He’s the head of Apex and creates much of the technology in the film, such as the HEAV’s (which stands for Hollow Earth Aerial Vehicle, of course) and Mechagodzilla. He believes he doing those things so that humanity can become superior to Titans like Kong and Godzilla. That’s a key piece of the plot as it sets up the conflict but instead of getting his hands dirty, he mostly stands around and brags about it, only to be promptly killed when Mechagodzilla goes rogue. That makes him kind of important but kind of not, hence middle of the pack.
Ren is Apex’s Chief Technology Officer which means two things; One, he has a hologram that explains the magnetism around Hollow Earth, and later he connects to and pilots Mechagodzilla for about five seconds. However, he loses that power almost immediately, making him totally useless.
Josh’s role is to do four things, only one of which is crucial: 1.) Provide the van for Madison to get to Bernie, 2.) Pay for the bribe to find Bernie, 3.) Points out “That’s Mechagodzilla” instead of “Robogodzilla” and, crucially, 4.) Pour Bernie’s booze on Mechagodzilla’s computer. For a person who is on screen so much, that’s not a lot of usefulness.
The first time we meet Maia, the daughter of Walter Simmons, she admits she’s “just there to babysit” on the trip to recover Kong and use him as a guideway to the Hollow Earth. Besides explaining that the HEAV’s are expensive, she basically sits around and reacts to stuff. Eventually, she tells her team to extract a sample of the Hollow Earth energy. That’s her big moment, and it’s carried out by a robot, not her. She then betrays everyone and is crushed by Kong. The fact she’s related to Walter adds nothing, and everything she does could’ve been done by someone else.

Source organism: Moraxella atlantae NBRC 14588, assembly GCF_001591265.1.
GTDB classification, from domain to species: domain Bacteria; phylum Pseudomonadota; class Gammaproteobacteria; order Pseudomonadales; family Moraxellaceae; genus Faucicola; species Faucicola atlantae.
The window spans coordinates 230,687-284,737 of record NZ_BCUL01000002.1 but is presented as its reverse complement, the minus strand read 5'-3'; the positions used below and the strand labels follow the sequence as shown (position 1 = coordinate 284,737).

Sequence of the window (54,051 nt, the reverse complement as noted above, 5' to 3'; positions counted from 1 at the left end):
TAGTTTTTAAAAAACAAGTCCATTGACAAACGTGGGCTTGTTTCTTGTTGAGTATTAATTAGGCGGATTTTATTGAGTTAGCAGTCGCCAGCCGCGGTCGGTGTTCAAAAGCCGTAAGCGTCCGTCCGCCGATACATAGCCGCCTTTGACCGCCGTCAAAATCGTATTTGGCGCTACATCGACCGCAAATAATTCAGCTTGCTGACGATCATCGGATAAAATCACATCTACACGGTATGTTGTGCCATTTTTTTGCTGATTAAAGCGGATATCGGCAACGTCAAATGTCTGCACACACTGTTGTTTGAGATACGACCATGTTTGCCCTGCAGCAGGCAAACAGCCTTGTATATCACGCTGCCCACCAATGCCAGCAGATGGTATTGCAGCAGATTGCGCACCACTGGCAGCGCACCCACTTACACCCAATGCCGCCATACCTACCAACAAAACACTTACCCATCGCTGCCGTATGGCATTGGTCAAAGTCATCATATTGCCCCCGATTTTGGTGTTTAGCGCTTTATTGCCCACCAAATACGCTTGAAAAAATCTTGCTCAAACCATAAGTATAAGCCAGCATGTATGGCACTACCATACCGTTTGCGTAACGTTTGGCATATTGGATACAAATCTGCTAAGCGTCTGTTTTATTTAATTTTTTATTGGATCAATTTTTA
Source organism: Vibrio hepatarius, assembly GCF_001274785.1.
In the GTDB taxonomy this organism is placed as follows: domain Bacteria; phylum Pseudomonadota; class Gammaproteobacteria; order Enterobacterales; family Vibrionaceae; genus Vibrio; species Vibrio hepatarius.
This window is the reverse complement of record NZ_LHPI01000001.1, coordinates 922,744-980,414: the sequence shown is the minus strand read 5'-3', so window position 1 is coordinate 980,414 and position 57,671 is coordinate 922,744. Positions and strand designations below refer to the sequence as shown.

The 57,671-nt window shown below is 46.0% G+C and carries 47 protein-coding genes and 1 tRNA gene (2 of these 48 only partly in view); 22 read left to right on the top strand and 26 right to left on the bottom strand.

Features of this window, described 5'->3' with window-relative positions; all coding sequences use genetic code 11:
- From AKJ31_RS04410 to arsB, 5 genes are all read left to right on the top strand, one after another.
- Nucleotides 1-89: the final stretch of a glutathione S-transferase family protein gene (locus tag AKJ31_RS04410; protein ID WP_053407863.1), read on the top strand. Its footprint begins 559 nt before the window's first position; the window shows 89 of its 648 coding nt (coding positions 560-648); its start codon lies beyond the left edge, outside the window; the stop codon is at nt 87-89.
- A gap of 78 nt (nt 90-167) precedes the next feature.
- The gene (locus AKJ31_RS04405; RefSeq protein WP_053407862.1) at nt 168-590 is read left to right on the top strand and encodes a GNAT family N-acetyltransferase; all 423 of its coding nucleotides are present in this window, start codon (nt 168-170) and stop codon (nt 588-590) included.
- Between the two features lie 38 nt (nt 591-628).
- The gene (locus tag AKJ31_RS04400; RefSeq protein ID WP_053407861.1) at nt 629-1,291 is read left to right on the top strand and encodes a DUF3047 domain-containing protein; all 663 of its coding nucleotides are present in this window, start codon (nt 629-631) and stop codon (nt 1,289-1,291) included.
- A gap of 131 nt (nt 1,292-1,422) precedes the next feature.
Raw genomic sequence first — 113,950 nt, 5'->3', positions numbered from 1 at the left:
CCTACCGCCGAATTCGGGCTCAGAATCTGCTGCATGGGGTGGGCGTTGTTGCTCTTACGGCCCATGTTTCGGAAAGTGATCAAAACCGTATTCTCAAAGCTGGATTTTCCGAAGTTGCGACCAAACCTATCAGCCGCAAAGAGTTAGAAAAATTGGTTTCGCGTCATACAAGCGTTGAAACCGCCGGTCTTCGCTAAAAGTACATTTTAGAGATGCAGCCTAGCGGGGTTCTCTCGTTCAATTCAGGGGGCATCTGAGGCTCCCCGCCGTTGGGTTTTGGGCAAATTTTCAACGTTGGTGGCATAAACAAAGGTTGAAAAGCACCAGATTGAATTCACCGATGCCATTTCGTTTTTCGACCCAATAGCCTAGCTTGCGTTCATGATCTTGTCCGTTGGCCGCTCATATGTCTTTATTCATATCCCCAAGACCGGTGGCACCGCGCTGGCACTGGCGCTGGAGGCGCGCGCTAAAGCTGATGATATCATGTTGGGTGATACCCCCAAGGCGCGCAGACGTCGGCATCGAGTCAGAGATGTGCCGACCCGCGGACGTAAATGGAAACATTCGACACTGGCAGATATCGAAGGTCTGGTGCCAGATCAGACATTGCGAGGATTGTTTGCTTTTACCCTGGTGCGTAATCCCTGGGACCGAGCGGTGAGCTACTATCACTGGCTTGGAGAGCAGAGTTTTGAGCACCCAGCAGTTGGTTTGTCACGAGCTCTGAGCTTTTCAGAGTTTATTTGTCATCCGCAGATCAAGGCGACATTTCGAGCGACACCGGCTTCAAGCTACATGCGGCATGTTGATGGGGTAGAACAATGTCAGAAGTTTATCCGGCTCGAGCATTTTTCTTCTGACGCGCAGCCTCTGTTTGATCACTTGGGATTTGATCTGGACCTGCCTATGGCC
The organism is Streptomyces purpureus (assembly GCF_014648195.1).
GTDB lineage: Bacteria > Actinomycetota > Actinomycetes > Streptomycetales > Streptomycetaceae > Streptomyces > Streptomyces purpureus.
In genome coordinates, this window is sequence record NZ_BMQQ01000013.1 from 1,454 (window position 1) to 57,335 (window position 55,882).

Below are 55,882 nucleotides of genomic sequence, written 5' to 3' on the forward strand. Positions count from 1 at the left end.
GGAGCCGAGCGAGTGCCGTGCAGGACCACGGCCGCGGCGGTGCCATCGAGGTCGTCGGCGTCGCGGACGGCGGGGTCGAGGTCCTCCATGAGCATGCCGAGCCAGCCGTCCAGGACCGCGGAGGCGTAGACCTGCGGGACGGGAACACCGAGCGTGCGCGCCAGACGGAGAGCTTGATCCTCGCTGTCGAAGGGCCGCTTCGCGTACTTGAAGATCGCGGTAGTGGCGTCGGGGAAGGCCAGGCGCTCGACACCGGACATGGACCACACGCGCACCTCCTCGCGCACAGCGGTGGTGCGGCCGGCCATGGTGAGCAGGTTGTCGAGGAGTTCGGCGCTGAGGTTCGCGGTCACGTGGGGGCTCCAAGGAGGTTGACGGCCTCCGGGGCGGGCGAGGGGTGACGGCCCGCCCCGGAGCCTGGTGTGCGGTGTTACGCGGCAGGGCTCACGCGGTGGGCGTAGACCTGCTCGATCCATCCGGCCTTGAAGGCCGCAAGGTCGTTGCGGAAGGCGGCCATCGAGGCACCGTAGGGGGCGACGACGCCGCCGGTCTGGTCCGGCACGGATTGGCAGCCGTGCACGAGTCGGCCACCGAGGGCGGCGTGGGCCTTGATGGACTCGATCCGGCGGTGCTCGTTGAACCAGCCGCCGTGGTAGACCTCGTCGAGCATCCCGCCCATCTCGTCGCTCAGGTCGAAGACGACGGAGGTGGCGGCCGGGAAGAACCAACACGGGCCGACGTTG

Guillermin is so useless in Godzilla vs. Kong you probably wouldn’t remember he’s in the movie if it wasn’t Lance Goddamn Reddick. He doesn’t appear until an hour and 15 minutes in and explains that he gave the order to evacuate Hong Kong before the big battle. That sounds important but it’s not in terms of the overall plot. That’s it. That’s all he does.
Mark is primarily in Godzilla vs. Kong to remind you there was a movie before this (Godzilla: King of the Monsters, in which he has a much more significant role) and to hypothetically add some tension to the fact he can’t find his daughter, Madison. Beyond that, we’re told he’s giving aid to people after the Florida attack that opens the film, but we don’t see it. He’s also in the room when we find out Godzilla is going to Hong Kong and he texts his daughter a few times. His big moment is hugging his daughter at the end after appearing in about three short scenes. He’s the most useless of the overall very useless humans in this movie.